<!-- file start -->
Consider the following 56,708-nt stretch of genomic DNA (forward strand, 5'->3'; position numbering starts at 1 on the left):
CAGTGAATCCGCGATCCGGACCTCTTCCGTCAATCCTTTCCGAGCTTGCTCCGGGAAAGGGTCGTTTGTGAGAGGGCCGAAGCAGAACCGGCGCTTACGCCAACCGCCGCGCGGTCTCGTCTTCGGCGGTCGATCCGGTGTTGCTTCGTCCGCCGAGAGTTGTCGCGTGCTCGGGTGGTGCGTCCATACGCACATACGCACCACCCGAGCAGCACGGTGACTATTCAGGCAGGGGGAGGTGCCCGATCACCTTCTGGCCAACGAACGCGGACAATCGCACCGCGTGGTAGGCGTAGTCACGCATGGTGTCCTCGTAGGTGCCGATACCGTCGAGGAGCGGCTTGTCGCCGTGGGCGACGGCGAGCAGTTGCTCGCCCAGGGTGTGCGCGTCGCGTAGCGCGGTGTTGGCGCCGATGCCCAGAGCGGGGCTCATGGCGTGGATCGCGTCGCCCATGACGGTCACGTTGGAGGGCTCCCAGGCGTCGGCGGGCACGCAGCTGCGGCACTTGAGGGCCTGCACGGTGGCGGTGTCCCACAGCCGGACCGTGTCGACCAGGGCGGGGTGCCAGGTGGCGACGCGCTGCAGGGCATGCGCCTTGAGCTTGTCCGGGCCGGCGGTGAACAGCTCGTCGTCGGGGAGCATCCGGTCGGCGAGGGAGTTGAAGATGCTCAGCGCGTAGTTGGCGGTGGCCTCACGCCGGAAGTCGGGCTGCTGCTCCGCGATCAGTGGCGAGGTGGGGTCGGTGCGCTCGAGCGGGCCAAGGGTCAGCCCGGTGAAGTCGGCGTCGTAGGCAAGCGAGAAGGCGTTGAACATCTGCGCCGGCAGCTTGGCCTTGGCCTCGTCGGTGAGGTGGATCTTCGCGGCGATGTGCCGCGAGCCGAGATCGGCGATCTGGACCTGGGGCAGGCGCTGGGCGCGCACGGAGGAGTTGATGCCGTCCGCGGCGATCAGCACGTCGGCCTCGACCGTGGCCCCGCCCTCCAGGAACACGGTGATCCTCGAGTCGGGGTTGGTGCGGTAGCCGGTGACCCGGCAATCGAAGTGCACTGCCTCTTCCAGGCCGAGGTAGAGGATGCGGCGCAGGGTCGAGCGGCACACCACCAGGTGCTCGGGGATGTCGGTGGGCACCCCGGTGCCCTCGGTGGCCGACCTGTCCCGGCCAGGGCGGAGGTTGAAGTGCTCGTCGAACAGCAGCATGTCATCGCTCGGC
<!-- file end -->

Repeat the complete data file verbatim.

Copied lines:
Consider the following 56,708-nt stretch of genomic DNA (forward strand, 5'->3'; position numbering starts at 1 on the left):
CAGTGAATCCGCGATCCGGACCTCTTCCGTCAATCCTTTCCGAGCTTGCTCCGGGAAAGGGTCGTTTGTGAGAGGGCCGAAGCAGAACCGGCGCTTACGCCAACCGCCGCGCGGTCTCGTCTTCGGCGGTCGATCCGGTGTTGCTTCGTCCGCCGAGAGTTGTCGCGTGCTCGGGTGGTGCGTCCATACGCACATACGCACCACCCGAGCAGCACGGTGACTATTCAGGCAGGGGGAGGTGCCCGATCACCTTCTGGCCAACGAACGCGGACAATCGCACCGCGTGGTAGGCGTAGTCACGCATGGTGTCCTCGTAGGTGCCGATACCGTCGAGGAGCGGCTTGTCGCCGTGGGCGACGGCGAGCAGTTGCTCGCCCAGGGTGTGCGCGTCGCGTAGCGCGGTGTTGGCGCCGATGCCCAGAGCGGGGCTCATGGCGTGGATCGCGTCGCCCATGACGGTCACGTTGGAGGGCTCCCAGGCGTCGGCGGGCACGCAGCTGCGGCACTTGAGGGCCTGCACGGTGGCGGTGTCCCACAGCCGGACCGTGTCGACCAGGGCGGGGTGCCAGGTGGCGACGCGCTGCAGGGCATGCGCCTTGAGCTTGTCCGGGCCGGCGGTGAACAGCTCGTCGTCGGGGAGCATCCGGTCGGCGAGGGAGTTGAAGATGCTCAGCGCGTAGTTGGCGGTGGCCTCACGCCGGAAGTCGGGCTGCTGCTCCGCGATCAGTGGCGAGGTGGGGTCGGTGCGCTCGAGCGGGCCAAGGGTCAGCCCGGTGAAGTCGGCGTCGTAGGCAAGCGAGAAGGCGTTGAACATCTGCGCCGGCAGCTTGGCCTTGGCCTCGTCGGTGAGGTGGATCTTCGCGGCGATGTGCCGCGAGCCGAGATCGGCGATCTGGACCTGGGGCAGGCGCTGGGCGCGCACGGAGGAGTTGATGCCGTCCGCGGCGATCAGCACGTCGGCCTCGACCGTGGCCCCGCCCTCCAGGAACACGGTGATCCTCGAGTCGGGGTTGGTGCGGTAGCCGGTGACCCGGCAATCGAAGTGCACTGCCTCTTCCAGGCCGAGGTAGAGGATGCGGCGCAGGGTCGAGCGGCACACCACCAGGTGCTCGGGGATGTCGGTGGGCACCCCGGTGCCCTCGGTGGCCGACCTGTCCCGGCCAGGGCGGAGGTTGAAGTGCTCGTCGAACAGCAGCATGTCATCGCTCGGC